I’d like to address a pretty common concern that we hear from our end users, and that’s the issue of trust. Trust based relationship selling can give your company an edge over the competition but, with all the spam and phishing scams floating around, how do you let your audience know they can feel secure and comfortable doing business with you?Helping your referral program users know they can trust you (and your website) is of paramount importance, and it can be as simple as simply telling them you’re worthy of their confidence. A study by Faun Li and Paul W. Miniard on the subject of trust and marketing raises a surprising (and kind of weird!) point.Their research concludes that the basic act of telling your customer they can trust you will markedly improve measured perceptions of trust. The statement, “You can trust us to deliver quality service,” will actually help trust based relationship selling. Li and Miniard’s research indicates that letting your users know they can trust you will also increase their perception of competency, quality, fairness and caring. This idea of a mental suggestion of trust to your program members might be worth a little split testing to see what kinds of results you get.6 Non-Verbal Signals That Establish TrustThere’s more to trust based relationship selling than simply telling your customers directly that they can count on you. There are a number of non-verbal signals you can send to your users to let them know they can do business with you with confidence. Here are some other trust signals to keep in mind… continue reading » 3SHARESShareShareSharePrintMailGooglePinterestDiggRedditStumbleuponDeliciousBufferTumblr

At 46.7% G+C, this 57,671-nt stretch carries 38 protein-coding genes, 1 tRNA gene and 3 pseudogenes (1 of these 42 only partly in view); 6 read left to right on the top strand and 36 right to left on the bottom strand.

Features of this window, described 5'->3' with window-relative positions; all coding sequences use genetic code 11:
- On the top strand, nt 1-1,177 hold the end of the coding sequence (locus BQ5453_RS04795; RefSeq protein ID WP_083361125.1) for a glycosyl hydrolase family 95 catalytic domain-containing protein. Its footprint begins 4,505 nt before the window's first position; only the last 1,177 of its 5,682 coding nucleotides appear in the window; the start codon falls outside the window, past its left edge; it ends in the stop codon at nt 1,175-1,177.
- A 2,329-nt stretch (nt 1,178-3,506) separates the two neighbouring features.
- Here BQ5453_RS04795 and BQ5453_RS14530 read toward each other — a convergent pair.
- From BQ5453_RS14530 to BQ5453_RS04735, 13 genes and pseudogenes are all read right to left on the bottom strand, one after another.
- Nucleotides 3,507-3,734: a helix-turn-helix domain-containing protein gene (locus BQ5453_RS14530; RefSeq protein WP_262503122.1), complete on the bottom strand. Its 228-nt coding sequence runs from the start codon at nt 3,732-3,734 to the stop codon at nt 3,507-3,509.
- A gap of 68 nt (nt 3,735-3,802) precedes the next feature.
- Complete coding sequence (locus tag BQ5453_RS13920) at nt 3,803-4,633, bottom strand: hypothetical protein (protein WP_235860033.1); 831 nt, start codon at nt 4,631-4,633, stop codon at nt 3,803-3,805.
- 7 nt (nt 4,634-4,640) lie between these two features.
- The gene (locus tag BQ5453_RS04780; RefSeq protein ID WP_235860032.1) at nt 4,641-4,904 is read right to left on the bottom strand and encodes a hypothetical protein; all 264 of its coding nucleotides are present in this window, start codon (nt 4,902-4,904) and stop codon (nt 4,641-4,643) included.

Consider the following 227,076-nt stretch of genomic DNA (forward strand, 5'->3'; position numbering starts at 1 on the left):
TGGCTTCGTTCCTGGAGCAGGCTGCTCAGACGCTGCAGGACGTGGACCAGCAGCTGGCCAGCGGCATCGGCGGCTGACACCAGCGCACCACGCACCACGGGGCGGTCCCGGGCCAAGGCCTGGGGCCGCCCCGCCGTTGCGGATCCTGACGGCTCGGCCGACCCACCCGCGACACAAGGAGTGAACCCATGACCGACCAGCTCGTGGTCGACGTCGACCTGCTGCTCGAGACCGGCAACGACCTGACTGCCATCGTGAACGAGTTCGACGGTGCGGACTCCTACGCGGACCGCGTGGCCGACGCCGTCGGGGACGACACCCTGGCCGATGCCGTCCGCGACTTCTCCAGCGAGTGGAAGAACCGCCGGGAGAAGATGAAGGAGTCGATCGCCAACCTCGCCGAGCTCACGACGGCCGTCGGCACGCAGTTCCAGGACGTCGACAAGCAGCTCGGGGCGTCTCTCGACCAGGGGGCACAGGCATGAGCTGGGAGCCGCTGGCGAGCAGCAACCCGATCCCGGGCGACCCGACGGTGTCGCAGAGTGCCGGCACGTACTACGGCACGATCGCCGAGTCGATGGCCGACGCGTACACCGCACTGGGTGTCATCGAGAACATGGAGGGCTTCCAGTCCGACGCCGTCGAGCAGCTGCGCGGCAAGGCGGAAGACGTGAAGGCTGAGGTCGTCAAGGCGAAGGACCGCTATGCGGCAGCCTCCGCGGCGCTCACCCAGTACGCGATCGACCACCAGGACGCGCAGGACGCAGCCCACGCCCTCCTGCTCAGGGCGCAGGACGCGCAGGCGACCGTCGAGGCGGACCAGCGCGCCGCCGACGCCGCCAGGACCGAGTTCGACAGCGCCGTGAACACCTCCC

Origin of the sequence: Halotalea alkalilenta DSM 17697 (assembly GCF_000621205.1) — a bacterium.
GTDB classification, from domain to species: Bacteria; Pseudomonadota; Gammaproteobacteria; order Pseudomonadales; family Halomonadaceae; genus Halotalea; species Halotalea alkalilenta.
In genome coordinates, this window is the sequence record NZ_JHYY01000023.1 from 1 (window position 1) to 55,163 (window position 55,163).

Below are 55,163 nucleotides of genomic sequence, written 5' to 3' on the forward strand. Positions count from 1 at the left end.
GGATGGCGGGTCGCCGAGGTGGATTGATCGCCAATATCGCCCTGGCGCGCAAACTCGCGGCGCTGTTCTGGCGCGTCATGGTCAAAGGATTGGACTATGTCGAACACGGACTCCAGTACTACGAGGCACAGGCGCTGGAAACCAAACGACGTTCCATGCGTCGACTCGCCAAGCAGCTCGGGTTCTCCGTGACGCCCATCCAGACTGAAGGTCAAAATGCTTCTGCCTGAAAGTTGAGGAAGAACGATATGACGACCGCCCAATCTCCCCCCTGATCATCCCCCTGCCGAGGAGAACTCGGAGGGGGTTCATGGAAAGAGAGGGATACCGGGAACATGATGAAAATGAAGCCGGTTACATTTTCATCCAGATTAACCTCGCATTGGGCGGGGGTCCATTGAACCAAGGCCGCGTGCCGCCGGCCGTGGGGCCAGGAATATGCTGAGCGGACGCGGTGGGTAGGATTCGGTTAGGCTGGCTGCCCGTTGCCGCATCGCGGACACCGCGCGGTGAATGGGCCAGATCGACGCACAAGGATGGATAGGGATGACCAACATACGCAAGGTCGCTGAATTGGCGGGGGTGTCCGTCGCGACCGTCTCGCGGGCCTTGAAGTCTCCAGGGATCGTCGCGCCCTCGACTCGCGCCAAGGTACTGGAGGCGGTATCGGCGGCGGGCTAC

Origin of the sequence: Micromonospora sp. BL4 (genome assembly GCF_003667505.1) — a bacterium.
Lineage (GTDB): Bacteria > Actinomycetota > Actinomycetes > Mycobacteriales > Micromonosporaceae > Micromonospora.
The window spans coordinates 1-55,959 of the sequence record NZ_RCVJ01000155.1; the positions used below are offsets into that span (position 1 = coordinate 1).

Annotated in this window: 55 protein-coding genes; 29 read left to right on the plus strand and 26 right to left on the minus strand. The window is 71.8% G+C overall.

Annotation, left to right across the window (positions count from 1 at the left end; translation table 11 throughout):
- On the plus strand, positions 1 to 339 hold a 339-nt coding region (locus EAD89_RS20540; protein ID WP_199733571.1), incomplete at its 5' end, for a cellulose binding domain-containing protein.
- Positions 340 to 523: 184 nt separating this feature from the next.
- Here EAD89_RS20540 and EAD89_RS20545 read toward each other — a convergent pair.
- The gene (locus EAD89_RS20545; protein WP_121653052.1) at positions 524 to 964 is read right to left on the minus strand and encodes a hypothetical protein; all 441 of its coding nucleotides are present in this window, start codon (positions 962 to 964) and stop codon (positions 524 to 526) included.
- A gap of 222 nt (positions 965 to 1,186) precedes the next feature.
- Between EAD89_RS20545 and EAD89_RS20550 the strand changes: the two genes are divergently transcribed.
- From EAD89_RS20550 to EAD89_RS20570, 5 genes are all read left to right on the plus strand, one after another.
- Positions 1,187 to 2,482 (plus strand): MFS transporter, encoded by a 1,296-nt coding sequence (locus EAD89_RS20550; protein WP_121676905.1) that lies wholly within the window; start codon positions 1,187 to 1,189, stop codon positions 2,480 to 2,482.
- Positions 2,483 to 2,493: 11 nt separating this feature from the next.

With biting irony, journalist Nicolas Quenel recommended poor families read the diary of her bucolic confinement in Le Monde newspaper to “ease the tension of living in 15 square meters”.Apartments in the French capital are often tiny, with nearly a quarter of the population living in 30 square meters or less. Celebrated writer Marie Darrieussecq got similar treatment for describing trips to the sea and deer grazing in the garden of her second home.Fellow novelist Diane Ducret was not impressed. When bestselling French novelist Leila Slimani — the author of The Perfect Nanny– admitted that she felt “a little like Sleeping Beauty” contemplating the coronavirus lockdown from the comfort of her country home, she hit a very raw nerve.Class tensions, never very far from the surface despite the fine sentiments of the French national motto “liberty, fraternity and equality”, exploded.Parisians without second homes to flee to excoriated her on social media, with the economist Thomas Porcher, author of Les Delaisses (which roughly translates as “Those Left Behind”), calling Slimani “indecent”. Stuck in a two-room flat, and unable to see the sky, she said they were typical of a certain caste of France’s out-of-touch intellectual elite “for whom the revolution doesn’t seem to have happened”.She compared Slimani to the “Marie Antoinette playing at being a farmer” in the gardens of the Palace of Versailles, and “just about as in touch with fear and anguish of the people”.The French queen later lost her head to the angry Parisian poor.In a scathing take-down of Slimani’s diary in Marianne magazine, Ducret described how her elderly neighbour recently killed himself by throwing himself from the window of his tiny bedsit because the owner wanted to sell it, condemning him to the street.The virus has “shown up our inequalities,” she said. “When it comes to a certain social class… when our precious liberty is called into question, equality becomes just an ideal,” she added.When France declared its lockdown three weeks ago, an estimated one fifth of the population of the capital escaped to the country and the seaside, sparking a wave of resentment in the provinces.Many accused “selfish Parigots” — slang for Parisians — of spreading the virus.Indeed Darrieussecq sheepishly wrote about using her second car in the country because “it’s not good to drive around” in Paris plates.Young fashion designer Romain Mittica chose to stay in his bedsit in a poorer corner of northern Paris rather than to travel back to the east of France and risk infecting his parents.Reaching out his arms he can almost touch the two walls. “I leave the window open so I don’t feel so closed in,” he said.But at least he only has to live with himself.An exasperated grandmother called Kouther told AFP that she was “losing her mind” trying to keep her five grandchildren entertained in a 30-square-meter apartment.”We are going to kill each other if this goes on any longer,” she said as the children ran around a bare square at the foot of a cluster of high-rise blocks.Playgrounds and parks have been closed since the start of the lockdown, with French people only allowed out for exercise once a day, as long as they don’t stray more than one kilometer from home.”You cannot keep children locked up like this. It’s wrong. They can’t play with their friends,” Kouther added. “They are fighting from morning to night.”The children’s father is a self-employed delivery driver who has had to keep working to keep his contracts. Their mother works in a supermarket, which is also open. Like Slimani, 63-year-old Kouther was born in Morocco, but the similarities end there. “The rich don’t care — they wouldn’t be rich if they did,” she said. But even as she continued to glory in the bliss of the country, Slimani — whose book, called Lullaby in the UK, is about two children murdered by their nanny — acknowledged that not everyone was so lucky. “We are not equal,” she wrote. “The days that come will deepen those inequalities with certain cruelty.”Topics :